Smrcina noted that things progressed on the project quickly, and that it is interesting to hear stories from former students of the school who stop by to visit and reminisce about their time at Oil Springs School. Current Harpers Ferry Booster Club President Sheila Diggins is one of the Harpers Ferry residents with ties to the school. Her mother, Constance “Connie” Brannan, was a teacher there for a time.

“It’s a good asset to Harpers Ferry,” Diggins said of the school. She noted that in addition to the Booster Club and Heritage Club, members of the community and area have also been more than willing to step in and help where they are needed. She also noted that it’s an opportunity for people to visit Harpers Ferry and learn the heritage of the one-room school and the area of Harpers Ferry.

As a historian, Laura Keyes explained the importance of keeping the memory of rural one-room schools alive for the generations to come. “Allowing future children, and adults, to see how children learned in the past is important as it shows the changes in all aspects of our lives,” she says. “It vividly illustrates the changes in our culture and technology. It develops an understanding and appreciation for what our ancestors went through. One of the things we lost when one-room school houses went away was the reinforcement of community among children of a large age range. Teaching children and adults about how older children would look out for and help teach the younger grades will, I hope, instill a desire to be involved in their own community.”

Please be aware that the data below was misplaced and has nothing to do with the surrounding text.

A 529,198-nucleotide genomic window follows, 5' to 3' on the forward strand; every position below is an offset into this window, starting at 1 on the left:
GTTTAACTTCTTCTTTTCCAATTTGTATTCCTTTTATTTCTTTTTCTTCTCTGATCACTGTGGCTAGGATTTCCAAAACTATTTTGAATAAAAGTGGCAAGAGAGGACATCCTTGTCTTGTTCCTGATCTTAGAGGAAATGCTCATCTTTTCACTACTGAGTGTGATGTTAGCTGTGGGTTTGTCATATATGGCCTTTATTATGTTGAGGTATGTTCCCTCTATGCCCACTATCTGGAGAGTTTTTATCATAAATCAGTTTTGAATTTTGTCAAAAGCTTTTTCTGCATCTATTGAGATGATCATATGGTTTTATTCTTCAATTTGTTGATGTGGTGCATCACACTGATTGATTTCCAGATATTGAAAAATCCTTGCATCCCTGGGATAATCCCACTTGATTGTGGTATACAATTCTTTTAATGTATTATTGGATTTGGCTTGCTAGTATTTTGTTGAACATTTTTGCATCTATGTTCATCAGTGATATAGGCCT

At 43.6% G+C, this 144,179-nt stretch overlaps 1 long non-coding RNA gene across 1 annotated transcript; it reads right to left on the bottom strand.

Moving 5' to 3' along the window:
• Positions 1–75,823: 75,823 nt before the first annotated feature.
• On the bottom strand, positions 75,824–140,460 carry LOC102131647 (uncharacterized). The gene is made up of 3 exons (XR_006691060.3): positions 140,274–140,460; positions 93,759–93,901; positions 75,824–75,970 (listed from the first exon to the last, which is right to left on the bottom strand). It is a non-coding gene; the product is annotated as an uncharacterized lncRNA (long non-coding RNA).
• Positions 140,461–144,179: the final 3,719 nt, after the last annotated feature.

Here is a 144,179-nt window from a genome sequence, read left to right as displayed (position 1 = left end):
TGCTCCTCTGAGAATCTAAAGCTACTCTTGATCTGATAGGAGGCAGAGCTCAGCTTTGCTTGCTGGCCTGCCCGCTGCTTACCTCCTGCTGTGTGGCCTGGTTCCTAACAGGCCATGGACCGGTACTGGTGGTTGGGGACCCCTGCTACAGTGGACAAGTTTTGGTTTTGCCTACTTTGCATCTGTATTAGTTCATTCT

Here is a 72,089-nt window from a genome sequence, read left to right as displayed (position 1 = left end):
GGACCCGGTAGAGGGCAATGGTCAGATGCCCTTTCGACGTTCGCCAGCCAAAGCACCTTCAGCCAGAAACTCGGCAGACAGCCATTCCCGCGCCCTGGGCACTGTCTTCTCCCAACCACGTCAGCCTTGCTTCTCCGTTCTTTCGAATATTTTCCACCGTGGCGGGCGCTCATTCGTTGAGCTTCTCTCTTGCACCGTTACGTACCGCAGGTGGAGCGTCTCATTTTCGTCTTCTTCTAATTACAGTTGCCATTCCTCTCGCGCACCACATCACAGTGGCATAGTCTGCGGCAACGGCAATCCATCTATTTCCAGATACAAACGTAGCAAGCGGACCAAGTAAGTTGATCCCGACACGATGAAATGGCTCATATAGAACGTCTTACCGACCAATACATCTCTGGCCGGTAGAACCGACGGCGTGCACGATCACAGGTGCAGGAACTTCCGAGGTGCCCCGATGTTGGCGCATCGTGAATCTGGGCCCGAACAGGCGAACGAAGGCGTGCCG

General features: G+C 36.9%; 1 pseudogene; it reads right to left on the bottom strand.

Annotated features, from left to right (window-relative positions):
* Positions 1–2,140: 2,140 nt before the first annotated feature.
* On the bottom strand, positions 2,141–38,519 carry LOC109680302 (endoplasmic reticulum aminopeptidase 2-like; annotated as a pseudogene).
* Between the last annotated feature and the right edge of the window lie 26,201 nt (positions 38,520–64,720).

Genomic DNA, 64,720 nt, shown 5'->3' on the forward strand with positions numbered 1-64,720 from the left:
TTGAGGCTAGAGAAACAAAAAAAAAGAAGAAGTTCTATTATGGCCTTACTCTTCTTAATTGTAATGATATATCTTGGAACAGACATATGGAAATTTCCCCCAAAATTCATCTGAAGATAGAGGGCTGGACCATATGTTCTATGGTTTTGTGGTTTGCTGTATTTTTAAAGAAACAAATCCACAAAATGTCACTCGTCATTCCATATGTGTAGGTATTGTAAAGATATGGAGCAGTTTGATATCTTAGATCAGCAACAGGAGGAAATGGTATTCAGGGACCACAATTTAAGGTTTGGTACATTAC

All the items in the Oil Springs School have been donated. HFAHS President Jane Hasek explained that the black boards on the walls and the individual student slates were made from the black boards in the Harpers Ferry school. The Abraham Lincoln picture hanging in the school was donated by former Postville teacher John O’Hara and has quite a history itself. Hasek explained that it originally came from the Postville school and had been discarded. It was in bad shape and the frame had been damaged.

“Eagle’s Nest in Lansing restored the picture,” she explained. “It is the last picture of him (Lincoln) post Civil War.”

She noted that they have also been getting many donations of books, some of which are featured on the student desks. “We’ve gotten some beautiful books,” she noted. “Lots of classics.” The historical documents have also been coming in. “People are finding them,” she said. “It’s amazing how the history is being pieced together.”

The community has come forth with so many artifacts, including documents, photos and other items, that the next project will be to find or build a facility to house all the items that are not related to the Oil Springs School. For the grand opening, these items will be displayed in the Ethel Robinson Meehan Community Center.

That display will include a stained glass window from the St. Joseph Church.

In conjunction with the Oil Springs School grand opening and in the spirit of sharing area history, George Ashbacher will be opening up his collection of historical items to the public October 13 and 14. Hasek noted that this will be a shared project.

“This falls in to part of our mission to enhance and preserve the history of the area,” she said.